Spondyloenchondrodysplasia Due to Mutations in ACP5: A Comprehensive Survey

Tracy A. Briggs, Gillian I. Rice, Navid Adib, Lesley Ades, Stephane Barete, Kannan Baskar, Veronique Baudouin, Ayse N. Cebeci, Philippe Clapuyt, David Coman, Lien De Somer, Yael Finezilber, Moshe Frydman, Ayla Guven, Sébastien Heritier, Daniela Karall, Muralidhar L. Kulkarni, Pierre Lebon, David Levitt, Martine Le MerrerAgnes Linglart, John H. Livingston, Vincent Navarro, Ericka Okenfuss, Anne Puel, Nicole Revencu, Sabine Scholl-Bürgi, Marina Vivarelli, Carine Wouters, Brigitte Bader-Meunier, Yanick J. Crow

Research output: Contribution to journalArticlepeer-review


Purpose: Spondyloenchondrodysplasia is a rare immuno-osseous dysplasia caused by biallelic mutations in ACP5. We aimed to provide a survey of the skeletal, neurological and immune manifestations of this disease in a cohort of molecularly confirmed cases. Methods: We compiled clinical, genetic and serological data from a total of 26 patients from 18 pedigrees, all with biallelic ACP5 mutations. Results: We observed a variability in skeletal, neurological and immune phenotypes, which was sometimes marked even between affected siblings. In total, 22 of 26 patients manifested autoimmune disease, most frequently autoimmune thrombocytopenia and systemic lupus erythematosus. Four patients were considered to demonstrate no clinical autoimmune disease, although two were positive for autoantibodies. In the majority of patients tested we detected upregulated expression of interferon-stimulated genes (ISGs), in keeping with the autoimmune phenotype and the likely immune-regulatory function of the deficient protein tartrate resistant acid phosphatase (TRAP). Two mutation positive patients did not demonstrate an upregulation of ISGs, including one patient with significant autoimmune disease controlled by immunosuppressive therapy. Conclusions: Our data expand the known phenotype of SPENCD. We propose that the OMIM differentiation between spondyloenchondrodysplasia and spondyloenchondrodysplasia with immune dysregulation is no longer appropriate, since the molecular evidence that we provide suggests that these phenotypes represent a continuum of the same disorder. In addition, the absence of an interferon signature following immunomodulatory treatments in a patient with significant autoimmune disease may indicate a therapeutic response important for the immune manifestations of spondyloenchondrodysplasia.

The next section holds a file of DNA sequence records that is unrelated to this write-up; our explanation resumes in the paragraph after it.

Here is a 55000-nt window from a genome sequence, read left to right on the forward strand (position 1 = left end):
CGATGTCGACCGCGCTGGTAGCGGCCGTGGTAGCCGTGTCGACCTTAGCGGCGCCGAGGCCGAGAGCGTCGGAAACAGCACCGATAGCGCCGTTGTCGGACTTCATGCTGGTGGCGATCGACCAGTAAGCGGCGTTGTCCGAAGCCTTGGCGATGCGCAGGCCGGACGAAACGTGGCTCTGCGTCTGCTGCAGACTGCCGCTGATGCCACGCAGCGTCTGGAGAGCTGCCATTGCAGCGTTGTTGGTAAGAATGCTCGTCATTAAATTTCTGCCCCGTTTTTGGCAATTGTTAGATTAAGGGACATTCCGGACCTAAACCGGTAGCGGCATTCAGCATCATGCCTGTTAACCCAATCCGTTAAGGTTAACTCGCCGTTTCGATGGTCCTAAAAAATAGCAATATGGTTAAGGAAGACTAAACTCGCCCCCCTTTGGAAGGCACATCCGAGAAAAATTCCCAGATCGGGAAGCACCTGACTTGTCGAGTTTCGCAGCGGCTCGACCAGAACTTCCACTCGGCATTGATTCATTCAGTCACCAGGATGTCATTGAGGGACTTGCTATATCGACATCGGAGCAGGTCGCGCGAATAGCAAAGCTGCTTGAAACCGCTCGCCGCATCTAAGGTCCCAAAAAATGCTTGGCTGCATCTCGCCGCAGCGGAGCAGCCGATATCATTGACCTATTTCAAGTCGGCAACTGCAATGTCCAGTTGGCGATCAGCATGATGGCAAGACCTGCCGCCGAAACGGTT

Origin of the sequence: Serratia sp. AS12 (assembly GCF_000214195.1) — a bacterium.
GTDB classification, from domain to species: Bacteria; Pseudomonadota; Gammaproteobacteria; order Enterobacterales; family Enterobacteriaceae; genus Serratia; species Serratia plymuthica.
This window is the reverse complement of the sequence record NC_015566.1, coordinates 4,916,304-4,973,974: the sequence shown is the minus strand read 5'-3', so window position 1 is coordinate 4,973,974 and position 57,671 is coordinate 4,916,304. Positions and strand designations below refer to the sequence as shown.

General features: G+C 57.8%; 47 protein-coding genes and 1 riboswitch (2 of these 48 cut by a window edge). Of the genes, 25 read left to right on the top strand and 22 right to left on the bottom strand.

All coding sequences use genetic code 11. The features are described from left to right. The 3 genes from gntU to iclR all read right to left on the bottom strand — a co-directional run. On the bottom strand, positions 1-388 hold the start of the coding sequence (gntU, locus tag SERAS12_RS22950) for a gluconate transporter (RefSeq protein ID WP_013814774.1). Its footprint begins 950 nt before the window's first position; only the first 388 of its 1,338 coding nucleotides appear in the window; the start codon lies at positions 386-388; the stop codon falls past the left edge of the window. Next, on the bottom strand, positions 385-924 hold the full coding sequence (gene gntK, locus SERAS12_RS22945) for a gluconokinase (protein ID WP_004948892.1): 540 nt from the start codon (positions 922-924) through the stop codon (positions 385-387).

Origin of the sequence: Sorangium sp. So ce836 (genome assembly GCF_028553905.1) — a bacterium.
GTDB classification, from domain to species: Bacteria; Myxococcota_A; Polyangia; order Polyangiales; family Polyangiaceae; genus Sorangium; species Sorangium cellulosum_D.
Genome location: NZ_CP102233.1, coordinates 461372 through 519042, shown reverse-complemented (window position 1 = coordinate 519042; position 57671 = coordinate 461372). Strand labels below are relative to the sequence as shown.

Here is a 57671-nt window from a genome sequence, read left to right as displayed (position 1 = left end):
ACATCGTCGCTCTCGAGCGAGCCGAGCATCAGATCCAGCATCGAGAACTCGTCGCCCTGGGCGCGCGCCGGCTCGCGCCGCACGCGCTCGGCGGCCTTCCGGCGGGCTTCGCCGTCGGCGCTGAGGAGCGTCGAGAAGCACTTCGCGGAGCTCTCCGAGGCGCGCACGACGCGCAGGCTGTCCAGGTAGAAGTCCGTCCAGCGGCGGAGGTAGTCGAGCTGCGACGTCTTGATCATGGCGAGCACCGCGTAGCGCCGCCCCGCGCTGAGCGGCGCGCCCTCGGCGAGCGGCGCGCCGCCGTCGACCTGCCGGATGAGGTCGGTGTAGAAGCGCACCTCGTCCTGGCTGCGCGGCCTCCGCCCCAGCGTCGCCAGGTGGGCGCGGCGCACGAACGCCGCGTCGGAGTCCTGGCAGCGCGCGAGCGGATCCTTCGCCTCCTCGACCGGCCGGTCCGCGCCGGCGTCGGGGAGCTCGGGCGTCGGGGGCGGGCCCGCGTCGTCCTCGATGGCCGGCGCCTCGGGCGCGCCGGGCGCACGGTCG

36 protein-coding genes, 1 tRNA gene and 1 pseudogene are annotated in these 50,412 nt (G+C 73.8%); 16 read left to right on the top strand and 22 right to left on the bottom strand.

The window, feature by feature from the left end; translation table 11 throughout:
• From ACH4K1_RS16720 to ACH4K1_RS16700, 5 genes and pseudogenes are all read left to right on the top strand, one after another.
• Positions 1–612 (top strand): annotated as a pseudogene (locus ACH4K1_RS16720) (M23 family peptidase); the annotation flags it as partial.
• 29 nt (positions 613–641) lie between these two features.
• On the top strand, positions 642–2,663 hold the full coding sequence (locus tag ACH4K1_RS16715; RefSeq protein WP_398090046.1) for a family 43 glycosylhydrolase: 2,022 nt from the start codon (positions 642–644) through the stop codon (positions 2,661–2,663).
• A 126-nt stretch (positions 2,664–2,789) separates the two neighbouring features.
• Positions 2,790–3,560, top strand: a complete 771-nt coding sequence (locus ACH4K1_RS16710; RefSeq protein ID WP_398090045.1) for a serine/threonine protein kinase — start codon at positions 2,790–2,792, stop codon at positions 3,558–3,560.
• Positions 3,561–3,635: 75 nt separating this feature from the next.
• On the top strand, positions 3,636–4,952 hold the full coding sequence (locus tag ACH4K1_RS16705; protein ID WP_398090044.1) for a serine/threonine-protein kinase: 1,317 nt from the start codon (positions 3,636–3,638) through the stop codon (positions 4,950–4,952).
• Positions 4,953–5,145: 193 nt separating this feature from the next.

Original languageEnglish
Pages (from-to)220-234
Number of pages15
JournalJournal of Clinical Immunology
Issue number3
Publication statusPublished - Apr 1 2016


  • ACP5
  • interferon signature
  • Spondyloenchondrodysplasia
  • tartrate-resistant acid phosphatase (TRAP)
  • type I interferon

ASJC Scopus subject areas

  • Immunology and Allergy
  • Immunology


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